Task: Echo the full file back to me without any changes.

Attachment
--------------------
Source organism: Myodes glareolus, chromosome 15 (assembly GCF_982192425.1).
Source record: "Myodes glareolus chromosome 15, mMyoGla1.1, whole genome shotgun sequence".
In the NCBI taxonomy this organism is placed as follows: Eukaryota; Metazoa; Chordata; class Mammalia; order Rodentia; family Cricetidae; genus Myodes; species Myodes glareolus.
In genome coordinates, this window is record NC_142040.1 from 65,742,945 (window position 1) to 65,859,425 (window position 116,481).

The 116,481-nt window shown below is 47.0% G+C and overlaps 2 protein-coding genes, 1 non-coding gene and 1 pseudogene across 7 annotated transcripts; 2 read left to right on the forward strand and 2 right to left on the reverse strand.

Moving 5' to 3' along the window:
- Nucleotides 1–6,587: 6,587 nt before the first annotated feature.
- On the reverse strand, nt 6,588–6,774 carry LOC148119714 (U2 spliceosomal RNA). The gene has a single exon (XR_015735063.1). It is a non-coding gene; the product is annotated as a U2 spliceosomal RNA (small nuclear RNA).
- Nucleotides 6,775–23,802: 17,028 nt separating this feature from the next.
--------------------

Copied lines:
Source organism: Myodes glareolus, chromosome 15 (assembly GCF_982192425.1).
Source record: "Myodes glareolus chromosome 15, mMyoGla1.1, whole genome shotgun sequence".
In the NCBI taxonomy this organism is placed as follows: Eukaryota; Metazoa; Chordata; class Mammalia; order Rodentia; family Cricetidae; genus Myodes; species Myodes glareolus.
In genome coordinates, this window is record NC_142040.1 from 65,742,945 (window position 1) to 65,859,425 (window position 116,481).

The 116,481-nt window shown below is 47.0% G+C and overlaps 2 protein-coding genes, 1 non-coding gene and 1 pseudogene across 7 annotated transcripts; 2 read left to right on the forward strand and 2 right to left on the reverse strand.

Moving 5' to 3' along the window:
- Nucleotides 1–6,587: 6,587 nt before the first annotated feature.
- On the reverse strand, nt 6,588–6,774 carry LOC148119714 (U2 spliceosomal RNA). The gene has a single exon (XR_015735063.1). It is a non-coding gene; the product is annotated as a U2 spliceosomal RNA (small nuclear RNA).
- Nucleotides 6,775–23,802: 17,028 nt separating this feature from the next.